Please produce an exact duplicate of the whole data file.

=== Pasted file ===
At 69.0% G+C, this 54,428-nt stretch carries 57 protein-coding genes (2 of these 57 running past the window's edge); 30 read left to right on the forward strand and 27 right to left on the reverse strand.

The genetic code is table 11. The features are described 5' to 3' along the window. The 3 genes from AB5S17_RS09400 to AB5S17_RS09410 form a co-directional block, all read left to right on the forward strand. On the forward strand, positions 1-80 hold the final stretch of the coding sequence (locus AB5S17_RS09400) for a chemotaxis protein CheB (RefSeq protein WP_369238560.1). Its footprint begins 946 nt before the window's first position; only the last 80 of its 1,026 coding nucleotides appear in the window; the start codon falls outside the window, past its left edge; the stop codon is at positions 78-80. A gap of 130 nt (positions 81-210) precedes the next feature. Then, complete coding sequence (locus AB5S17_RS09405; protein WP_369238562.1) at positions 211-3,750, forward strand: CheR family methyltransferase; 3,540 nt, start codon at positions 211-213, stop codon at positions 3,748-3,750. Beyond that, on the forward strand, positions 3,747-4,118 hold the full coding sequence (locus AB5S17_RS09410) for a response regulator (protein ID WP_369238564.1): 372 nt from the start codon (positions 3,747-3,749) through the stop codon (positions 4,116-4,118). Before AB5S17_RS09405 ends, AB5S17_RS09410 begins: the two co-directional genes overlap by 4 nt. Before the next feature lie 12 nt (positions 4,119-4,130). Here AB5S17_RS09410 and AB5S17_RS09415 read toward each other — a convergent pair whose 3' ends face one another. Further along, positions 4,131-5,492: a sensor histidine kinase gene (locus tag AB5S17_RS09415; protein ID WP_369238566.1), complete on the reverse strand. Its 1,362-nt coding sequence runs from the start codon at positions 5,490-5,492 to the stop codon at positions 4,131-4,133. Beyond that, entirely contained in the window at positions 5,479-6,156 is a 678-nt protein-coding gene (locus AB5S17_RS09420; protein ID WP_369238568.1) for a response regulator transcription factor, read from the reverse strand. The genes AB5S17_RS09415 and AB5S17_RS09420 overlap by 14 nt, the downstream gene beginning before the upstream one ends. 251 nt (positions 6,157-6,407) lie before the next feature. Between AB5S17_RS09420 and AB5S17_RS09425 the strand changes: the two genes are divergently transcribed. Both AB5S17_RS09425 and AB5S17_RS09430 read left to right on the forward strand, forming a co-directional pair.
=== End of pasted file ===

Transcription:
At 69.0% G+C, this 54,428-nt stretch carries 57 protein-coding genes (2 of these 57 running past the window's edge); 30 read left to right on the forward strand and 27 right to left on the reverse strand.

The genetic code is table 11. The features are described 5' to 3' along the window. The 3 genes from AB5S17_RS09400 to AB5S17_RS09410 form a co-directional block, all read left to right on the forward strand. On the forward strand, positions 1-80 hold the final stretch of the coding sequence (locus AB5S17_RS09400) for a chemotaxis protein CheB (RefSeq protein WP_369238560.1). Its footprint begins 946 nt before the window's first position; only the last 80 of its 1,026 coding nucleotides appear in the window; the start codon falls outside the window, past its left edge; the stop codon is at positions 78-80. A gap of 130 nt (positions 81-210) precedes the next feature. Then, complete coding sequence (locus AB5S17_RS09405; protein WP_369238562.1) at positions 211-3,750, forward strand: CheR family methyltransferase; 3,540 nt, start codon at positions 211-213, stop codon at positions 3,748-3,750. Beyond that, on the forward strand, positions 3,747-4,118 hold the full coding sequence (locus AB5S17_RS09410) for a response regulator (protein ID WP_369238564.1): 372 nt from the start codon (positions 3,747-3,749) through the stop codon (positions 4,116-4,118). Before AB5S17_RS09405 ends, AB5S17_RS09410 begins: the two co-directional genes overlap by 4 nt. Before the next feature lie 12 nt (positions 4,119-4,130). Here AB5S17_RS09410 and AB5S17_RS09415 read toward each other — a convergent pair whose 3' ends face one another. Further along, positions 4,131-5,492: a sensor histidine kinase gene (locus tag AB5S17_RS09415; protein ID WP_369238566.1), complete on the reverse strand. Its 1,362-nt coding sequence runs from the start codon at positions 5,490-5,492 to the stop codon at positions 4,131-4,133. Beyond that, entirely contained in the window at positions 5,479-6,156 is a 678-nt protein-coding gene (locus AB5S17_RS09420; protein ID WP_369238568.1) for a response regulator transcription factor, read from the reverse strand. The genes AB5S17_RS09415 and AB5S17_RS09420 overlap by 14 nt, the downstream gene beginning before the upstream one ends. 251 nt (positions 6,157-6,407) lie before the next feature. Between AB5S17_RS09420 and AB5S17_RS09425 the strand changes: the two genes are divergently transcribed. Both AB5S17_RS09425 and AB5S17_RS09430 read left to right on the forward strand, forming a co-directional pair.